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WEIGHING AND MEASURING PART 2

I promised last week that this week we would talk about the HOW of weighing and measuring food. I admit to have been worrying about this blog all week, constructing and reconstructing it in my mind and arguing about what I should say. So here are my current thoughts on this, and I hope you will comment and tell me what you think.

First, the worst part of weighing and measuring is the struggle about it. To decide you are going to weigh and measure all your food can feel like a punishment – you have been a naughty girl/boy and you now must do this. That simply is not true. I will be talking more about brain neurons in future blogs, but for right here I want to say, you are uniquely you. Your body has some unique needs and sensitivities. I don’t know why for sure, but somehow there is a disconnect that keeps you from knowing what to eat and when to stop. This could be with one food, or some foods, or all foods.

You don’t have to like doing this. Acceptance is not approval. You don’t need to want this. But I want you to be really, really free of this food and eating problem, and if this is what it takes, I want to help you.

Last week I told you that these are the benefits of accepting:

You will never again have to feel sick because you ate the wrong foods and/or the wrong amounts.

Your mind will be clear and sharp, your cravings and obsessions will fade, and your body will go to its normal weight with full, shining hair, smooth skin, strong nails and lots of energy.

That is what I want for you. I also said – and this is the important part – that what I calculate involves the proportions of one nutrient to the others. When you are not weighing it is so easy to get them just a little off, and to start down your slippery slope again.

So here are three scales:

Which one will work best for you? The first one is eleven inches tall. On your kitchen counter, or if you have poor eyesight, this may be the scale that is best for you to use at home.

The middle one is flat; it is large enough that the numbers come in front of the plate. It comes in lots of bright colors. If you carry a large purse or computer bag or like the colors available, this is your choice.

The bottom one folds up. The three legs stretch out from the center, you can see the numbers with a plate on it, and then it folds into a smaller object. This is good to carry in your purse or take on a trip.

Now. Here’s how you do this with grace and dignity. You slide one of the flat scales under your plate and zero (tare) the scale.  Put the first food on it and make the weight match your food plan. Zero (tare) the scale. Put the correct amount of the second food on the plate. Zero(tare) the scale. Repeat with the third food. You are done. Slide the scale out from under your plate, and put it away.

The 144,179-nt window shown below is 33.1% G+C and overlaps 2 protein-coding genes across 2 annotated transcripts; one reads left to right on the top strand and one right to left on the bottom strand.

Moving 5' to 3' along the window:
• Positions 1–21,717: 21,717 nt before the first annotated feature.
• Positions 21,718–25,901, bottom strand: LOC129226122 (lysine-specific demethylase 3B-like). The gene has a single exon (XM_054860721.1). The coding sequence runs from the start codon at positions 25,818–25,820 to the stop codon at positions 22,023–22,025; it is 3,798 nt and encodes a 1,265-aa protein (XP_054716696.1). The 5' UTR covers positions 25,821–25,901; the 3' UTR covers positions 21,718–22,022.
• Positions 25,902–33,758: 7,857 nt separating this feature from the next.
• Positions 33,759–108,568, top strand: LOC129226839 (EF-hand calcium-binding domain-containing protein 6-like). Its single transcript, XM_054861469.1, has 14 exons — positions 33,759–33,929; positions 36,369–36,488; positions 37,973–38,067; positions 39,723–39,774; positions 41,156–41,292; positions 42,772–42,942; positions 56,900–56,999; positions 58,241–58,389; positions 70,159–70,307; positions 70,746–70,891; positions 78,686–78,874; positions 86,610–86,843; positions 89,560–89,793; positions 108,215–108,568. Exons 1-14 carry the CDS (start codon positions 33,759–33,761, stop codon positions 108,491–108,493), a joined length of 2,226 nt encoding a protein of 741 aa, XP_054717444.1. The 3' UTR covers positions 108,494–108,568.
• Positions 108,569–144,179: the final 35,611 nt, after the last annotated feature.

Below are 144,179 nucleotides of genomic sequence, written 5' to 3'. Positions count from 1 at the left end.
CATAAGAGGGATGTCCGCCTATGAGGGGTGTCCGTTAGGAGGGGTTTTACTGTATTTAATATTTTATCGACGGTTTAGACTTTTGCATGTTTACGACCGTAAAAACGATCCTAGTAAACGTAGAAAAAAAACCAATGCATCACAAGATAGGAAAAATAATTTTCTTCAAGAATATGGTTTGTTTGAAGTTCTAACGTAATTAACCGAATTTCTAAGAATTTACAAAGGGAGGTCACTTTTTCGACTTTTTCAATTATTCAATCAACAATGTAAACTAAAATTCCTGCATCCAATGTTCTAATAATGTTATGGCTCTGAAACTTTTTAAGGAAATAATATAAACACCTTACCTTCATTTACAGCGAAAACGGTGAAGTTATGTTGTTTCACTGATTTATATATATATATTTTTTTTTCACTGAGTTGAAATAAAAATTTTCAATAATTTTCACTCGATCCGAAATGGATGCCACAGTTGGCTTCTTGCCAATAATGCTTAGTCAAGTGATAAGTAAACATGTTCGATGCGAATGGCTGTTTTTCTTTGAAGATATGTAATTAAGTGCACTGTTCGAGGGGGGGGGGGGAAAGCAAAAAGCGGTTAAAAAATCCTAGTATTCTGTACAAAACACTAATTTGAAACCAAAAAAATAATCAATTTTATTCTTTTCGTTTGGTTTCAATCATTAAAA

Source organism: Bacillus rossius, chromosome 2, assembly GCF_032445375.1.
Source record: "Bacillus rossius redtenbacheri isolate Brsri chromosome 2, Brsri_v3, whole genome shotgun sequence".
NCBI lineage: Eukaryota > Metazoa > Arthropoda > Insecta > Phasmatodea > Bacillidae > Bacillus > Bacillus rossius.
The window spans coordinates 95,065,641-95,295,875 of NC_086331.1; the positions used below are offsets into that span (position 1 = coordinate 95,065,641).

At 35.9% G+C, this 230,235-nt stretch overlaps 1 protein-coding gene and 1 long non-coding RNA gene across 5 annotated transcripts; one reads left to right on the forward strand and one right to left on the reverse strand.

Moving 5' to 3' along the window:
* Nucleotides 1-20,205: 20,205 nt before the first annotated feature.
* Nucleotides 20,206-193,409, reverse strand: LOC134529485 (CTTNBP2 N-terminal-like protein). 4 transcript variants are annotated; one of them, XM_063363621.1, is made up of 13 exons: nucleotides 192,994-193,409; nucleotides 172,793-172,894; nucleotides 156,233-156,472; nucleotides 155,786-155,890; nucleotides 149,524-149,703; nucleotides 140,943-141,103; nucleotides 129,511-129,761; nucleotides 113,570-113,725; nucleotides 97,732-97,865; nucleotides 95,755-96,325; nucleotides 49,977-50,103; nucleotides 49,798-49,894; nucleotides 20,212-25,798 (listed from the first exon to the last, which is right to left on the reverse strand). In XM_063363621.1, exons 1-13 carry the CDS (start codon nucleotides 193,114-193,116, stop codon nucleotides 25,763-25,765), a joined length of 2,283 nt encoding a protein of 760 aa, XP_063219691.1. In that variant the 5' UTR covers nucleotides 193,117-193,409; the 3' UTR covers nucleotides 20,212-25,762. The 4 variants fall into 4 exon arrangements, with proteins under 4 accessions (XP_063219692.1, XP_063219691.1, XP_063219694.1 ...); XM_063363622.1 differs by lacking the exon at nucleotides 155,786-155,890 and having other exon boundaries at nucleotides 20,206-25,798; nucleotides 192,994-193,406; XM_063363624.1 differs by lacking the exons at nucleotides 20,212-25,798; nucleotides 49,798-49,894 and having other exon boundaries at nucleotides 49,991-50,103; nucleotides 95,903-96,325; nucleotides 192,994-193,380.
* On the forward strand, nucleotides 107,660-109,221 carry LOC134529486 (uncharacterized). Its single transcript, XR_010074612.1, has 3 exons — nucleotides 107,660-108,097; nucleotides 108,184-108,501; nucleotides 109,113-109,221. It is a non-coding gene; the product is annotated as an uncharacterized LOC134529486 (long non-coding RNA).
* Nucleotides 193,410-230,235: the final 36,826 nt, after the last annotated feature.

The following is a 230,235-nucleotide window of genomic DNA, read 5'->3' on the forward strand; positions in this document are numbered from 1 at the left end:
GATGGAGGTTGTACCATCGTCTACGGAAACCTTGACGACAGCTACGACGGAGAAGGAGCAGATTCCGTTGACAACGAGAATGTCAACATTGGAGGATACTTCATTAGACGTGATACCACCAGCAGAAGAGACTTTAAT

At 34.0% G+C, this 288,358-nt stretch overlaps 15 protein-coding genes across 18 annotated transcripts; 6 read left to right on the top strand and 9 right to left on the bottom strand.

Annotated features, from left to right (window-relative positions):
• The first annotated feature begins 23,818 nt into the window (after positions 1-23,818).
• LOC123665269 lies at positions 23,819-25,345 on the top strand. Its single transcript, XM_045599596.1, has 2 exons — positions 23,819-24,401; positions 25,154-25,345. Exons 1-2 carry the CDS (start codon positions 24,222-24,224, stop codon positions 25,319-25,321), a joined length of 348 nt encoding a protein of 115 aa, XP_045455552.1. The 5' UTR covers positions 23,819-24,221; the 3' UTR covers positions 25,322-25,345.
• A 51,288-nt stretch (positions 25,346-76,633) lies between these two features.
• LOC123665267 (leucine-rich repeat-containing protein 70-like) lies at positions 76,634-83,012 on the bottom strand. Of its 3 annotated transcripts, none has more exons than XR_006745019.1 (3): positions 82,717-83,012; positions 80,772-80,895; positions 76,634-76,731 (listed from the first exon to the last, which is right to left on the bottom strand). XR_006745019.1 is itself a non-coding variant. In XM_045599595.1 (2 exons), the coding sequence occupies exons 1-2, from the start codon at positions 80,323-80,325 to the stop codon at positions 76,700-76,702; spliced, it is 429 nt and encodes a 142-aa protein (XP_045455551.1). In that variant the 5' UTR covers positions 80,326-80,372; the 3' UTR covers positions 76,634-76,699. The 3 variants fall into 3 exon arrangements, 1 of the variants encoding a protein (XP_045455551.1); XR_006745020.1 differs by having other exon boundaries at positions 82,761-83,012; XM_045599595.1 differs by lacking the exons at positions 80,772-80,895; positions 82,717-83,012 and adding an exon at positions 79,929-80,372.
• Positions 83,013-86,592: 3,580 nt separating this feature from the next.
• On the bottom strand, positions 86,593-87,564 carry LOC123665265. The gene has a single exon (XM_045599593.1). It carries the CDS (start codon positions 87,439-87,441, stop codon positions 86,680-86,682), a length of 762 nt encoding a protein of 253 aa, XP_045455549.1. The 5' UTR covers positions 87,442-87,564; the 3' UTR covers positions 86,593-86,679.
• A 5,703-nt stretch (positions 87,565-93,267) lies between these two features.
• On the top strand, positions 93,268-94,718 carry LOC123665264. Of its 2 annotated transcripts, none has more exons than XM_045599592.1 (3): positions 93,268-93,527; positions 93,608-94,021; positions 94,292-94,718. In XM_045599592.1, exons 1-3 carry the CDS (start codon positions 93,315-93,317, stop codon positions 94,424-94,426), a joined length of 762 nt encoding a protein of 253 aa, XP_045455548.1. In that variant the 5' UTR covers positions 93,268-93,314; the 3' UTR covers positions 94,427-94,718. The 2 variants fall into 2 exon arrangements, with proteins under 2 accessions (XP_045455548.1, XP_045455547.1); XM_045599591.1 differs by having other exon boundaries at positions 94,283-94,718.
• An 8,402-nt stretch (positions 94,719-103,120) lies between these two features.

In a restaurant, all you need to do is to ask the server to bring an extra plate with your food, and proceed as above, moving the food from the first plate to the second one on the scale. At a buffet, you can walk down the line, weighing as you go, or pick up two plates in the beginning and weigh at the table. At a friend’s or relative’s house, it is probably OK to ask for what you need. (I’m teaching a course on boundaries, be welcome to join us).

You could also have a trusted friend make up your plate; you could pick a person who is about your height and normal weight and eat what she eats. Some people notice that the palm of the hand is a reasonable size for their protein serving and a half cup is about the size of a closed fist. Once I counseled two family members; at gatherings they would each make up the plate for the other. The serious issue is managing your portions effectively.

Weighing and measuring is not a requirement for recovery. Finding effective ways to manage the food, though, is absolutely necessary. And when we non-food addicts try weighing and measuring for a while, the results are pretty surprising! I don’t know if you need to do this, but why not try it for a week and see? One of my recovering friends says this is a part of Step One; acceptance and surrender. Maybe. Please don’t let yourself view this as shameful and humiliating; for many it is the door to food freedom!

If you want to try it, fine; if you don’t fine; but please leave me a comment and tell me what you think!

Blessings to you,

Theresa

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